The Karsts of Cao Bằng

Lone karst with fields and village around it. A fully clothed and perfectly positioned karst with its attendant fields and village Cao Bằng Province, in the far north-east of Vietnam, is less visited than most areas, but has the most beautiful of landscapes, created by these fully clothed karsts. Karsts are the remnants, after 400 million years of weathering, of limestone rock. They are similar geologically to our much younger limestone pavements in Yorkshire. In the province of Hà Giang they appear as stark barren edifices, but here in Cao Bằng they come thickly covered in vegetation with patches of the white limestone showing through. Conical and columnar shapes are common, sometimes as isolates, others as serried ranks. Within Cao Bằng karsts do vary in form from the more barren in the north-west to the fully wooded in the south-east where they support exceptional levels of biodiversity. There is an archived page about karsts on this site here. Karsts with tobacco field in front. Approaching Cao Bằng from the south, where karsts can be seen fronted by fields of tobacco Karsts formations in Ha Giang. By contrast, at the northern tip of Vietnam, in Hà Giang Province, karsts take dramatic and barren form Semi wooded karsts and softer rounded elememnts to the landscape. Coming south and east into Cao Bằng Province the landscape softens, gentler shapes appearing Pointed karst and village with short vegetation. Two photographs showing the softer formations that are found in Cao Bằng... Karsts smuthered in the jungle. ...culminating in a richness where the karsts are almost submerged by the jungle Terraces with buffalo and karst hills beyond. Terraces, buffalo, bamboos, electric cables, and a background of karsts
- northern Vietnam encapsulated
Flowers fields and a skyline of karsts. Flat fertile valleys between hills lead to softer shapes... Horseshoe fields with grazing horses. ...like these horseshoe terraces (and grazing ponies) Newly planted fields with pointed karst behind. Karsts weathered on one side producing... Sun rising behind a pointed karst. ...shapes like these two pointers are common Columnar karst behind a village. Would living next to these giants seem protective or threatening? Road winding into the distance between karsts. The roads of Cao Bắng wind their way through valleys formed by the karsts Buffalo grazing against karst background. Buffalo grazing (near vulnerable newly planted fields) not far from Cao Bắng City Scrub covered Karst with village and fields at its base. The tighter coiffure of the far north of Cao Bắng Tried karsts and house. More verdant growth in the central area of the Province Larger trees in a rich valley. Large trees are a rarity in Vietnam, these richer valleys offer greater protection; at least from the weather Flat valley with river and village. In places the karsts are separated by wide 'straths' with slow flowing rivers Karsts trees and cloud hanging round the peaks. Morning mist hanging to the peaks of a karst landscape Fields with karsts around them. Within a small compass karsts offer wet and dry areas as well as shadow and full sun, this results in exceptional biodiversity Well covered karst with one side at about 80 degrees to the ground. They regularly make angles of over 80 degrees to the ground, but flora still cling on and flourish Small karst in a valley with fields. A baby karst nestles between larger ones. While most karsts are between 500 and 800 feet high, some reach twice that height rising to well over 350 metres Village at the foot of large karsts. Classical Chinese paintings often celebrate the lives of hermits living in huts, under knurled trees, high on the side of karsts. If these did occur in Vietnam there is no longer any sign of them Buffalo with calf and karst background. A buffalo (and her calf) with that oh so endearing look - please don't make me go to the effort of being protective Trailers... Waterfalls at Ban gioc. In two weeks time, to another of Cao Bằng's great attractions - the cascades of Bản Giốc. Pine at the entrance to the Ma pi Leng pass in northern Vietnam. The next page of the Mosaic Section is headed:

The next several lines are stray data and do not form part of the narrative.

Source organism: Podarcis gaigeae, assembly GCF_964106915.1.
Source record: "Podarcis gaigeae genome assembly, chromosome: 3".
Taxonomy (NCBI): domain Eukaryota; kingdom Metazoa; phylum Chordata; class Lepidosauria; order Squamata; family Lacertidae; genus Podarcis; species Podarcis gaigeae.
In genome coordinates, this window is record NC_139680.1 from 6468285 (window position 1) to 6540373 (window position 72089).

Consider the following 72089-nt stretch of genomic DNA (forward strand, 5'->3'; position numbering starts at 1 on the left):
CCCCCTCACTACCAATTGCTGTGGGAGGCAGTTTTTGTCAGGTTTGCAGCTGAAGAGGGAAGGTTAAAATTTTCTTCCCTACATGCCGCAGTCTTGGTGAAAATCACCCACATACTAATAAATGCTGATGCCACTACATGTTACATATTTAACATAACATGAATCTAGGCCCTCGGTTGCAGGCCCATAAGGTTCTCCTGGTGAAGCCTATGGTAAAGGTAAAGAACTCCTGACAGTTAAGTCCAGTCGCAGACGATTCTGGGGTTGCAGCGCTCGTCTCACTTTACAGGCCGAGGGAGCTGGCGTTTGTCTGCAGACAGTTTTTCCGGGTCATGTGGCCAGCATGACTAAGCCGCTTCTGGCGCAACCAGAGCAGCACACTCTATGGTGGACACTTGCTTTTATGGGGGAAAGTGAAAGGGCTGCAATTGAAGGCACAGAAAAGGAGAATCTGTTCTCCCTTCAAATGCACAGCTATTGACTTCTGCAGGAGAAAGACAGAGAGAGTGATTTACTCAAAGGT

'Lone Pine'.
Or go to the contents of the Mosaic Section.
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Saturday 13th April 2019 Murphy on duty


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